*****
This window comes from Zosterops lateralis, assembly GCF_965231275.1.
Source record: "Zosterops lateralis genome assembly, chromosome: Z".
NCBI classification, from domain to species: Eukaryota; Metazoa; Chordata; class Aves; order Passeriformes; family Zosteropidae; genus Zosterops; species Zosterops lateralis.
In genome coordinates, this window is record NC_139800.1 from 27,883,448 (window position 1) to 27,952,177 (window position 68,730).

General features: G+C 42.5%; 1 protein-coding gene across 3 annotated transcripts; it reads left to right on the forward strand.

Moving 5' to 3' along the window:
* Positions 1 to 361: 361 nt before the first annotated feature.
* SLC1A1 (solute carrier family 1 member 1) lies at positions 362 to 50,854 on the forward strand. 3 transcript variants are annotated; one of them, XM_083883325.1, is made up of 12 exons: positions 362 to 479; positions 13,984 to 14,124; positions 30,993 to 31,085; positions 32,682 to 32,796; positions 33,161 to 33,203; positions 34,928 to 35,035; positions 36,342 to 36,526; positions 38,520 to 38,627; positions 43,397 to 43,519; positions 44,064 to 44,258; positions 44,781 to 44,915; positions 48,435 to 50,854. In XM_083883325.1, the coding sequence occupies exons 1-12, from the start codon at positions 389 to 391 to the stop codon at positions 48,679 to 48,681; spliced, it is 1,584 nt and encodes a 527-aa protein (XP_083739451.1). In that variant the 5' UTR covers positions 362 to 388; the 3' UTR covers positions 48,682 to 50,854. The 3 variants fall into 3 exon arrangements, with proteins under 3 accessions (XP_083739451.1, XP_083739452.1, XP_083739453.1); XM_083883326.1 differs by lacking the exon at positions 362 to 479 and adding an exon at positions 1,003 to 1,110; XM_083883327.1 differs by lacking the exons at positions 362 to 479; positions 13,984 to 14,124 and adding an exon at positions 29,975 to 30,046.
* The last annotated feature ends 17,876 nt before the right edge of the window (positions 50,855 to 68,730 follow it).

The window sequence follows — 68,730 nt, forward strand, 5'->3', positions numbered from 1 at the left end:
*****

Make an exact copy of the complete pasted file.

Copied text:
This window comes from Zosterops lateralis, assembly GCF_965231275.1.
Source record: "Zosterops lateralis genome assembly, chromosome: Z".
NCBI classification, from domain to species: Eukaryota; Metazoa; Chordata; class Aves; order Passeriformes; family Zosteropidae; genus Zosterops; species Zosterops lateralis.
In genome coordinates, this window is record NC_139800.1 from 27,883,448 (window position 1) to 27,952,177 (window position 68,730).

General features: G+C 42.5%; 1 protein-coding gene across 3 annotated transcripts; it reads left to right on the forward strand.

Moving 5' to 3' along the window:
* Positions 1 to 361: 361 nt before the first annotated feature.
* SLC1A1 (solute carrier family 1 member 1) lies at positions 362 to 50,854 on the forward strand. 3 transcript variants are annotated; one of them, XM_083883325.1, is made up of 12 exons: positions 362 to 479; positions 13,984 to 14,124; positions 30,993 to 31,085; positions 32,682 to 32,796; positions 33,161 to 33,203; positions 34,928 to 35,035; positions 36,342 to 36,526; positions 38,520 to 38,627; positions 43,397 to 43,519; positions 44,064 to 44,258; positions 44,781 to 44,915; positions 48,435 to 50,854. In XM_083883325.1, the coding sequence occupies exons 1-12, from the start codon at positions 389 to 391 to the stop codon at positions 48,679 to 48,681; spliced, it is 1,584 nt and encodes a 527-aa protein (XP_083739451.1). In that variant the 5' UTR covers positions 362 to 388; the 3' UTR covers positions 48,682 to 50,854. The 3 variants fall into 3 exon arrangements, with proteins under 3 accessions (XP_083739451.1, XP_083739452.1, XP_083739453.1); XM_083883326.1 differs by lacking the exon at positions 362 to 479 and adding an exon at positions 1,003 to 1,110; XM_083883327.1 differs by lacking the exons at positions 362 to 479; positions 13,984 to 14,124 and adding an exon at positions 29,975 to 30,046.
* The last annotated feature ends 17,876 nt before the right edge of the window (positions 50,855 to 68,730 follow it).

The window sequence follows — 68,730 nt, forward strand, 5'->3', positions numbered from 1 at the left end: